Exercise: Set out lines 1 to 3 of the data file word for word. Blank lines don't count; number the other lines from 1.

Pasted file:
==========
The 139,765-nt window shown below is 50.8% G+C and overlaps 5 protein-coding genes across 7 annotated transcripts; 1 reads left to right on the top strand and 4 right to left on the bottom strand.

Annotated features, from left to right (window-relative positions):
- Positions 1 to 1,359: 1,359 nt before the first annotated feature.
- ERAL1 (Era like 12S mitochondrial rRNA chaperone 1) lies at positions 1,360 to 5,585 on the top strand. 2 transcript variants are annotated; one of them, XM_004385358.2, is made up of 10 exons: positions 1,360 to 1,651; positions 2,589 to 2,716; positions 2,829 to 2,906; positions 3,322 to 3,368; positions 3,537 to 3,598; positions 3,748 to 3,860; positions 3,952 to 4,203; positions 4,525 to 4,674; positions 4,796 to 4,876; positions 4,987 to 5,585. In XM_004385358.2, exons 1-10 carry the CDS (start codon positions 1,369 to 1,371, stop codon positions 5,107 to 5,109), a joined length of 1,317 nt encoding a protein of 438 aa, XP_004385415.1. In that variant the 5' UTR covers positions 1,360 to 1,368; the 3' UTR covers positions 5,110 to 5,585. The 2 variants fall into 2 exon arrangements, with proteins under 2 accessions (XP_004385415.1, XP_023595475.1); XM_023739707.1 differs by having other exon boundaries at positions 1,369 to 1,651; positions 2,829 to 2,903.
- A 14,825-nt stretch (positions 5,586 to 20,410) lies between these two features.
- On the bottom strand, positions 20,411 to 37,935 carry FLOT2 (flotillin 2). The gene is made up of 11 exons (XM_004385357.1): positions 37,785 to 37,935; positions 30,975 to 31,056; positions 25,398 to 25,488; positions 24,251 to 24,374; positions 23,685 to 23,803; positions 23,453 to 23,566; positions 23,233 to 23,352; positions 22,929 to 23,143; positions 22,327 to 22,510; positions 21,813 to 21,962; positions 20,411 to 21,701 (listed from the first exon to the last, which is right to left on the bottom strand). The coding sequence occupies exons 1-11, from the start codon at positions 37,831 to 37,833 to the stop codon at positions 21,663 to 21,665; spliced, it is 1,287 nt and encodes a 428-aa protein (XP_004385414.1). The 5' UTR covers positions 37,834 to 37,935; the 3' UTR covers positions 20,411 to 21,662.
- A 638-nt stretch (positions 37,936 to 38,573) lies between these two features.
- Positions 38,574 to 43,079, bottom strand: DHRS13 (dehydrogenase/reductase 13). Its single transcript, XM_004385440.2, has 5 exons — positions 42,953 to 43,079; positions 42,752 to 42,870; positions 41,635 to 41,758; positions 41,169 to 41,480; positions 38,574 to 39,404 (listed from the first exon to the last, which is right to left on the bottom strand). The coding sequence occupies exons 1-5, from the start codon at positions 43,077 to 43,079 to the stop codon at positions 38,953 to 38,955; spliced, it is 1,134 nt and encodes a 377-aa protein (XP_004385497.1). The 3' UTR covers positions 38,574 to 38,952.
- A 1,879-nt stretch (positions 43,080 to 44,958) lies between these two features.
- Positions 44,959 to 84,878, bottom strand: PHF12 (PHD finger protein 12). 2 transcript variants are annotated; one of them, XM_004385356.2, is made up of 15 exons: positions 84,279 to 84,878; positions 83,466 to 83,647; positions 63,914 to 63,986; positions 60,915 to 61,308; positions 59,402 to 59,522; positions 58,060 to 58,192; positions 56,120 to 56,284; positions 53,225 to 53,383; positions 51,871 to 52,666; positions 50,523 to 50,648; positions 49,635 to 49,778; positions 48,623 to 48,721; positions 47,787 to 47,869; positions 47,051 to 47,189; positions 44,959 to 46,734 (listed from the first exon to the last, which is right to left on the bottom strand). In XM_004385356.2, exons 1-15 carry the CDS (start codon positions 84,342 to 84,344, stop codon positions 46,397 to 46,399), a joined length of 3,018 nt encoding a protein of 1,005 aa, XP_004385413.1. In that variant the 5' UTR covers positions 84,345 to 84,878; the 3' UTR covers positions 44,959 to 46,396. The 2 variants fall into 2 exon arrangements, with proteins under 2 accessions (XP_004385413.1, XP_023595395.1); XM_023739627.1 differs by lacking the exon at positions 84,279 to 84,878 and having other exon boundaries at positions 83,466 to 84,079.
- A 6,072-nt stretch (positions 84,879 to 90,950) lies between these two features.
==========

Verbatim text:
The 139,765-nt window shown below is 50.8% G+C and overlaps 5 protein-coding genes across 7 annotated transcripts; 1 reads left to right on the top strand and 4 right to left on the bottom strand.

Annotated features, from left to right (window-relative positions):
- Positions 1 to 1,359: 1,359 nt before the first annotated feature.